7:30 — Before the Drugs & Alcohol Singing Clubhouse with Forever Innocent Child Stars (new): Billy and Tammy aren't junkies yet; sing

8:00 — Utterly Transparent Brand Indoctrination Hour (new): you love Disney; you love Disney; you love Disney
  
If you run at the exact same speed as the wind, with it blowing directly at your back, it won't feel windy at all—but where the hellhell are you going? I have six more slide reels.  
EPIC FAIL

Did you know one of esteemed Greek director Homer's earliest drafts of “Iliad” featured Liam Neeson in the role of the poem's protagonist, who, at absolutely no one's behest, proceeded to devote hundreds upon hundreds of rambling, incoherent stanzas to cryptically referencing his “particular set of skills?” Well, unfortunately for Neeson, those vague, unenumerated skills appear to have included not existing on this mortal plane for several thousand more years, because, for better or worse, the part was ultimately awarded to Achilles, a well-known heel that swooped in at the eleventh hour like he always frickin' does.
  
THE BRIGHT SIDE: Growing Old

It doesn't even matter if you live to be a hundred and fifty—you'll never, ever run out of bleak, dreary bingo halls to yell “yahtzee!” into before robbing them blind.
  
Amazing Nature!

The Asiatic reticulated python needs only to eat a single rabbit each month to maintain a healthy, shiny coat. In one of life's most beautiful examples of mutually-beneficial natural partnerships, the powerful, bone-crushing coiling of the 15-foot snake's brawny 150-pound body helps to quickly extract any life or bothersome eyeballs from its long-eared teammate, before the scaly serpent beast unhinges its jaws and graciously allows the adorable cottontail to slide effortlessly into a luxurious month of gradual digestion and biological dissolution. And as a generous fringe benefit to the arrangement, the grateful hare is ultimately saved the trouble of having to leave the oftentimes unforgiving sanctity of its favorite burrow to seek out a suitable form of being assimilated into a bloodthirsty snake's sweltering bowels.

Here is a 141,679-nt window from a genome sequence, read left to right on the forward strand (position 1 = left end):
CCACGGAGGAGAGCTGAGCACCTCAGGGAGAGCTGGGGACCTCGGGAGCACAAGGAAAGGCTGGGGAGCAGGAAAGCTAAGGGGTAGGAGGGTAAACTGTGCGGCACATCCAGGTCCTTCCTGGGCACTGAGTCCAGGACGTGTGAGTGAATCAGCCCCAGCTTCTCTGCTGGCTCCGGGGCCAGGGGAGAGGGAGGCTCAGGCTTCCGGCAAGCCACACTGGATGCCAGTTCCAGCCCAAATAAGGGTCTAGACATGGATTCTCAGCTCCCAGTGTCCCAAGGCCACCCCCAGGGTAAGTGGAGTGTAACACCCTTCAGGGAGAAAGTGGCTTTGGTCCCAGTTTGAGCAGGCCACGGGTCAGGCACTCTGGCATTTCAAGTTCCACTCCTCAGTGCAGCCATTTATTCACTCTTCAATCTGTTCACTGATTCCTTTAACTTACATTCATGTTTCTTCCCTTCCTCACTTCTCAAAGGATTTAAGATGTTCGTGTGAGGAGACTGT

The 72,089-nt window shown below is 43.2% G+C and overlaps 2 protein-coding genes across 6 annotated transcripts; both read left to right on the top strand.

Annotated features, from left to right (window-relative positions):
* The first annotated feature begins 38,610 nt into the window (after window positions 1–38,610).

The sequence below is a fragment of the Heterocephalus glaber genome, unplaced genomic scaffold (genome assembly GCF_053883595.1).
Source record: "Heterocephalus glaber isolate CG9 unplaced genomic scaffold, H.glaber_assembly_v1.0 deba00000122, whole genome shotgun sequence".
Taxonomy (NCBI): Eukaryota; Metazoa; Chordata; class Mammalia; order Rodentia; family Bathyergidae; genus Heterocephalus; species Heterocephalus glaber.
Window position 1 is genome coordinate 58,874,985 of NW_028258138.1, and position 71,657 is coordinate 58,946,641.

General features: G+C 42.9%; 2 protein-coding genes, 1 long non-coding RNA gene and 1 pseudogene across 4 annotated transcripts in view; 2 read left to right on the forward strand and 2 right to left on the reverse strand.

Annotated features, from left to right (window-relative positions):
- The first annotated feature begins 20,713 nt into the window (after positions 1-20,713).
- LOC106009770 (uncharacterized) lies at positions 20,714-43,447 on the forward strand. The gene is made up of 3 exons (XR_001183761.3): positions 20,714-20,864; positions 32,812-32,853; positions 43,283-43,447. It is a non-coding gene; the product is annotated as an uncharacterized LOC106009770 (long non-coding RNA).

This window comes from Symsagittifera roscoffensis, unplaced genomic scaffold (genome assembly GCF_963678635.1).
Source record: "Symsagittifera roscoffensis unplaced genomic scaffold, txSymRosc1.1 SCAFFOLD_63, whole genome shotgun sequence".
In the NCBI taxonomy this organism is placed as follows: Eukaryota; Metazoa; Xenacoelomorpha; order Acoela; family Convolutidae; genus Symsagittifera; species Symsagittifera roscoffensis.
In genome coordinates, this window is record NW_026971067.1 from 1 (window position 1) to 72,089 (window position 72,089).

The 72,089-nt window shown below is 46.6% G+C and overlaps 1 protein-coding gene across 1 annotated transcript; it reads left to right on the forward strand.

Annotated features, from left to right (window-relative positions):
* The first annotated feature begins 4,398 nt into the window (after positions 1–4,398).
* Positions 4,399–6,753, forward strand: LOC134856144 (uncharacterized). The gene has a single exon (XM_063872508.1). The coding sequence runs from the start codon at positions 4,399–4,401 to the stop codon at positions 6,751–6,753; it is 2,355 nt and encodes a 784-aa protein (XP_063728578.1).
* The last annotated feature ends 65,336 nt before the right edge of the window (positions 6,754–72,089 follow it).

In hindsight, it was really only a matter of time before a majority of the cruise-goers began to have serious doubts about the seaworthiness of this gravy boat.  
IN THE NEWS


Stouffer's, Snuggle Merge In Unprecedented $9 Billion Cash And Lasagna Deal


→¬†Long-Dead Abraham E. Stouffer, Fully-Sentient Snuggle Bear Complete Handshake Deal During Single Most Psychologically Unsettling Press Conference Of All Time


■¬†Combined Entity Becomes Maker Of Country's Softest Macaroni And Cheese, Third Largest Producer Of Sicilian Meat-Scented Laundry Products
  


Established 1403 A.D.         “The World's First Web Pages” *
© Copye Right 1608 RECYCULUS.  ✣   * Printed on 68.6% spider webs.


***  EDITOR'S COFFEE NOTE:  whole milk, splash of soy  ***    
   WHOLESALER:  note that content is clean obscene